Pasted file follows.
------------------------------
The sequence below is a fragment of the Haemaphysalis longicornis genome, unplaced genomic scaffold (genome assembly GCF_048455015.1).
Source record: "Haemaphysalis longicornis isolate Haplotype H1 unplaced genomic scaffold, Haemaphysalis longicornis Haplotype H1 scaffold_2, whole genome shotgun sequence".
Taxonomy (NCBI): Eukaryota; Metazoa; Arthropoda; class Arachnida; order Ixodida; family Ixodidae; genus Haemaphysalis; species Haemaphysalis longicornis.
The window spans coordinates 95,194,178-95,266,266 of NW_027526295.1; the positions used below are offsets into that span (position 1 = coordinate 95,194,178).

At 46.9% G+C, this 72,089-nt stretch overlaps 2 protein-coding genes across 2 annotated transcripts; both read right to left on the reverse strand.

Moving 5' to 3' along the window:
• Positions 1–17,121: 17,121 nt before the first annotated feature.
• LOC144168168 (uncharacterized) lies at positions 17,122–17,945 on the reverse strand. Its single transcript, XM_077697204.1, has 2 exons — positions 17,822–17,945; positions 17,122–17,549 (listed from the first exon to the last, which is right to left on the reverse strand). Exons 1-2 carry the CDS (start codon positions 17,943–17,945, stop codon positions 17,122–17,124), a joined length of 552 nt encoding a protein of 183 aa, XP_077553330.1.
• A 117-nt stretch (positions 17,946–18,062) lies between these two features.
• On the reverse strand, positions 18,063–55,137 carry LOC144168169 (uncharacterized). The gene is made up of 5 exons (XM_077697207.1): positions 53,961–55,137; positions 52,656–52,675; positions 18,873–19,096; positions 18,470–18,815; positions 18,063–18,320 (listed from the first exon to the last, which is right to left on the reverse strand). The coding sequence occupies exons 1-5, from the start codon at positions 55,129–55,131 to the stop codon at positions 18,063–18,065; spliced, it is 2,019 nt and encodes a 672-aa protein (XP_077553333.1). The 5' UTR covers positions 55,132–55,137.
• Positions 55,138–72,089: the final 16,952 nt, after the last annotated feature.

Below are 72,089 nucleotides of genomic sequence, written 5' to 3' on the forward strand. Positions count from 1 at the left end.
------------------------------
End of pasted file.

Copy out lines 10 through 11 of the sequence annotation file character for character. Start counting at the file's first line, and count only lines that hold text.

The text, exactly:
• On the reverse strand, positions 18,063–55,137 carry LOC144168169 (uncharacterized). The gene is made up of 5 exons (XM_077697207.1): positions 53,961–55,137; positions 52,656–52,675; positions 18,873–19,096; positions 18,470–18,815; positions 18,063–18,320 (listed from the first exon to the last, which is right to left on the reverse strand). The coding sequence occupies exons 1-5, from the start codon at positions 55,129–55,131 to the stop codon at positions 18,063–18,065; spliced, it is 2,019 nt and encodes a 672-aa protein (XP_077553333.1). The 5' UTR covers positions 55,132–55,137.
• Positions 55,138–72,089: the final 16,952 nt, after the last annotated feature.